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Tulsi Giri Prime Minister of Nepal

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Nepalese Vice Chairman of the Council of Ministers Tulsi Giri (R) gestures as he speaks with with India's Minister of State for External Affairs, Rao Inderjit Singh during a meeting in Kathmandu, 21 July 2005. Singh, on a three-day visit to Nepal is scheduled to to hold consultation talks with the government of King Gyanendra on reforms to the Himalayan Kingdom proposed by the United Nations. UN envoy Lakhdar Brahimi said 16 July, that the Maoist crisis in Nepal was dire and called on the rebels and the government to do everything possible to find an urgent solution to restore peace.

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The Story of dr. Giri
Tulsi Giri, born in 1928, was an important part of Nepal politics from around 1950. 

Giri started as a part of the Nepal Congress Party, and was a veteran from the revolusion in 1950 to 1951 and a member of BP Koirala. He was a part of the Koirala government from 1959, but retired in August 1960.

After king Mahendra's coup de’état in december 1960, Giri became the first prime-minister under the dictatorship, and a leading politician in the so-called Panchayat-democracy, which was the official name of the dictatur of king Mahendra starting in 1962.

Tulsi Giri was Prime Minister in Nepal three times: From 26. december 1960 to 23. december 1963, from 26. February 1964 to 26. January 1965 and from 1. december 1975 to 12. september 1977.

After he retired from politics in 1991, he moved to Sri Lanka where he came in contact with the truth and got baptized. Some years later he moved to India, and he also joined the Bethel Family in India after some time.

While John and I arrived Nepal at the end of January 2005, Tulsi Giri, aged 78, was invited to a marriage celebration in Nepal. 

Shortly after the introduction of the personal dictatur of king Gyanendra (1. februar 2005) the king invited Tulsi Giri to his residence, (the king was of course informed of the fact that Giri at the moment was visiting Nepal) and offered him to choose between several central positions in the government, at which brother Giri politely rejected, since his political involvement had ended long time ago. But, as brother Giri put it, he might be willing to “give the king some practical advice”.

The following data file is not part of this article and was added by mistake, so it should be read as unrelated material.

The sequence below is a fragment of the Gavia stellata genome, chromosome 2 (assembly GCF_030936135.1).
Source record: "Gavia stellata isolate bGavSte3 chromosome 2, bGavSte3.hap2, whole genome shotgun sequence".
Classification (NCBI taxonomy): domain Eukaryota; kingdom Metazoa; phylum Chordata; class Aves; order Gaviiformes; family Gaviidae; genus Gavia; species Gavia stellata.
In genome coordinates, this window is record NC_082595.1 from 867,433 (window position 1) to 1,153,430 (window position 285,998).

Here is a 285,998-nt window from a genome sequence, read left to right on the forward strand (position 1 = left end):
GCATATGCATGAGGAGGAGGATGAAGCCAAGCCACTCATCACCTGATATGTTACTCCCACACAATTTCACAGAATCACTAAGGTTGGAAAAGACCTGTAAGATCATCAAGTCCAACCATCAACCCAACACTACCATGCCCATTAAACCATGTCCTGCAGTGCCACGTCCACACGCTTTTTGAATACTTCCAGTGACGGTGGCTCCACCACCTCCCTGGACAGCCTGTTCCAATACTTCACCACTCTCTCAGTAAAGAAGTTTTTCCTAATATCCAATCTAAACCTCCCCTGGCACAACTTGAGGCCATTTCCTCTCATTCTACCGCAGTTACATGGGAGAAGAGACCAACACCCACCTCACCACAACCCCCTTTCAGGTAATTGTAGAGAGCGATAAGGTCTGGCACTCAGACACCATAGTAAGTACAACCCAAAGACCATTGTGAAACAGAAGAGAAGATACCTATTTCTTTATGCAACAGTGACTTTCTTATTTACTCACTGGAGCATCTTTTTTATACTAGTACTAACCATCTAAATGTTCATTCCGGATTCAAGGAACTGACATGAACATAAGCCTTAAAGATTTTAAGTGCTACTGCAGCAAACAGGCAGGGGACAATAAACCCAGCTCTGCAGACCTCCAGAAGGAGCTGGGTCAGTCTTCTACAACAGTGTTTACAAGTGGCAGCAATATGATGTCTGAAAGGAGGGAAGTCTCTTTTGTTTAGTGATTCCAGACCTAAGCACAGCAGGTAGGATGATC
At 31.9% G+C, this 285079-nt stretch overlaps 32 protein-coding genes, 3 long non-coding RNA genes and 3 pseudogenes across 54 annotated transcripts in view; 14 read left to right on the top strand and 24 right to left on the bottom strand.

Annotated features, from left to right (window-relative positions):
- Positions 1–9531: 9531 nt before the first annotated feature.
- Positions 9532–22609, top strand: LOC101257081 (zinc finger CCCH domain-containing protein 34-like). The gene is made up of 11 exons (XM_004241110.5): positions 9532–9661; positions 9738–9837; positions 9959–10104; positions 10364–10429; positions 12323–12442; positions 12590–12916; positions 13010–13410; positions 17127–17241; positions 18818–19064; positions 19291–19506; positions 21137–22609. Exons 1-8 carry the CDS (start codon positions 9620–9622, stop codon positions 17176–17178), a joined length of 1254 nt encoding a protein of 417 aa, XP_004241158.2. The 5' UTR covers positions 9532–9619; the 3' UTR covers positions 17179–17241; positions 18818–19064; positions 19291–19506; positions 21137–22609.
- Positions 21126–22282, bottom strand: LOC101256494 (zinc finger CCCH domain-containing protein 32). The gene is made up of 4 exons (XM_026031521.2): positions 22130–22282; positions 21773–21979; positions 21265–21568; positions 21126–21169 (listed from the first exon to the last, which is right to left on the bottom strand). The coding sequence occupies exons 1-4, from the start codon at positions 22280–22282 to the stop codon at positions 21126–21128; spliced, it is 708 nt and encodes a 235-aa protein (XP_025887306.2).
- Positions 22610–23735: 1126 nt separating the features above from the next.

Only two days later, the national radio and TV broadcast stated that king Gyanendra had made dr. Tulsi Giri his “chairman of ministers of council”, and given him the rank above everybody exept the king himself. Thus it looked like king Gyanendra wanted to recreate a new edition of the Panchayat-systemet, since Giri still was counted as the kings house’s extreme conservative adviser.

Our brother Tulsi Giri was of course incredibly concerned because of the way his situation had turned, at he against his will had been reinstated in a major political position. But one thing was for sure: it was impossible for brother Giri to escape this situation, because of the suvereign power of King Gyanendra. Only a few days before John and me arrived Kathmandu, brother Giri visited brother Pradhan in his home to discuss this intricate matter. Furthermore, both the Bethel in India and in Japan had been asked for advice. 

Brother Pradhan also mentined that Jehovahs Witnesses in Nepal for some time had experienced problems related to the import of Biblical litterature. A lot of litterature was stuck at the Kathmandu airport, and the police rejected releasing it. So what had happened with brother Giri was perhaps Jehovahs way to solve the litterature import situation. Furthermore, brother Pradhan told me that he also was familiar with other brothers in modern times, trapped in similar conditions. As an example, he referred to a brother in Tobago who recently was installed as the 'commissionar of Tobago'.

In any case, our brother Tulsi Giri was stuck in a relly difficult situation. And what’s more:

After king Gyanendra’s dictatorship was brought to an end 27. april 2006, brother Giri is put on a list of government politicians not to leave Nepal in the event of a futural court decision. 

Wikipedia

Tulsi Giri (Nepali: तुलसी गिरि born 26 September 1926) was the Prime Minister of Nepal[1] from 1975 to 1977, and chairman of the Council of Ministers (a de facto Prime Ministerial position) between 1960 and 1963, and again in 1964 and 1965. He was born in Siraha District, Nepal in 1926.[2]

Tulsi was also a Minister in the Congress government of 1959-1960, before its dissolution by King Mahendra. He was the first prime-minister under the dictatorship.[3] He studied at the Suri Vidyasagar College, when it was affiliated with the University of Calcutta.[4] He received his medical degree but politics soon became his life.[5]

Tulsi has had numerous wives and children and is currently married to Sarah Giri, Sarah is a deaf-rights advocate. As of 2013 they have been married 34 years.[6]

As an adult Tulsi was baptized to this wife's faith, becoming one of Jehovah's Witnesses. He resigned as chairman Rastriya Panchayat in 1986 and moved to Sri Lanka[7] where he stayed for two years and then finally settled in Bangalore, India till 2005.

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